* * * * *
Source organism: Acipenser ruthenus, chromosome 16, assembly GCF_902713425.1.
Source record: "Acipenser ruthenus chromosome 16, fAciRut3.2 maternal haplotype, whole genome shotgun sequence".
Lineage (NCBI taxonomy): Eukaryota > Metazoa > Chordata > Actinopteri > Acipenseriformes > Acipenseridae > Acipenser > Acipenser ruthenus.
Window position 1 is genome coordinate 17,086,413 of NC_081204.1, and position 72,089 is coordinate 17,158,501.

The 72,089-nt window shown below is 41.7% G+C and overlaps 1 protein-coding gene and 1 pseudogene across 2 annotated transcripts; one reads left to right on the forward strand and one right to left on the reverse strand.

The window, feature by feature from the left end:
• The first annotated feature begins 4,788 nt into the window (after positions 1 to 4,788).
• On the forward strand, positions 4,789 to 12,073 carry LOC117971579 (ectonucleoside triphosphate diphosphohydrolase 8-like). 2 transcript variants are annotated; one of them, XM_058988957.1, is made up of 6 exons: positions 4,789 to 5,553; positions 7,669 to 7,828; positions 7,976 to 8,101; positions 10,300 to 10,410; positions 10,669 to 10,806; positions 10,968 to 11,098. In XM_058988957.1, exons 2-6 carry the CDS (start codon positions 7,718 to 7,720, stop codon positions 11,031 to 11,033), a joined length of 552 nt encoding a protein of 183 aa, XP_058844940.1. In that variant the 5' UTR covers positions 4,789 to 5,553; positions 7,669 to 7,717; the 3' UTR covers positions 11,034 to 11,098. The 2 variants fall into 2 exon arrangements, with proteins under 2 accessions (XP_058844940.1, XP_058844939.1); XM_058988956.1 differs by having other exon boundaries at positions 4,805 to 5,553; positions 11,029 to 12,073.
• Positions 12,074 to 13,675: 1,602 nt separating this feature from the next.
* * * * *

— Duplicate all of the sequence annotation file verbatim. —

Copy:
Source organism: Acipenser ruthenus, chromosome 16, assembly GCF_902713425.1.
Source record: "Acipenser ruthenus chromosome 16, fAciRut3.2 maternal haplotype, whole genome shotgun sequence".
Lineage (NCBI taxonomy): Eukaryota > Metazoa > Chordata > Actinopteri > Acipenseriformes > Acipenseridae > Acipenser > Acipenser ruthenus.
Window position 1 is genome coordinate 17,086,413 of NC_081204.1, and position 72,089 is coordinate 17,158,501.

The 72,089-nt window shown below is 41.7% G+C and overlaps 1 protein-coding gene and 1 pseudogene across 2 annotated transcripts; one reads left to right on the forward strand and one right to left on the reverse strand.

The window, feature by feature from the left end:
• The first annotated feature begins 4,788 nt into the window (after positions 1 to 4,788).
• On the forward strand, positions 4,789 to 12,073 carry LOC117971579 (ectonucleoside triphosphate diphosphohydrolase 8-like). 2 transcript variants are annotated; one of them, XM_058988957.1, is made up of 6 exons: positions 4,789 to 5,553; positions 7,669 to 7,828; positions 7,976 to 8,101; positions 10,300 to 10,410; positions 10,669 to 10,806; positions 10,968 to 11,098. In XM_058988957.1, exons 2-6 carry the CDS (start codon positions 7,718 to 7,720, stop codon positions 11,031 to 11,033), a joined length of 552 nt encoding a protein of 183 aa, XP_058844940.1. In that variant the 5' UTR covers positions 4,789 to 5,553; positions 7,669 to 7,717; the 3' UTR covers positions 11,034 to 11,098. The 2 variants fall into 2 exon arrangements, with proteins under 2 accessions (XP_058844940.1, XP_058844939.1); XM_058988956.1 differs by having other exon boundaries at positions 4,805 to 5,553; positions 11,029 to 12,073.
• Positions 12,074 to 13,675: 1,602 nt separating this feature from the next.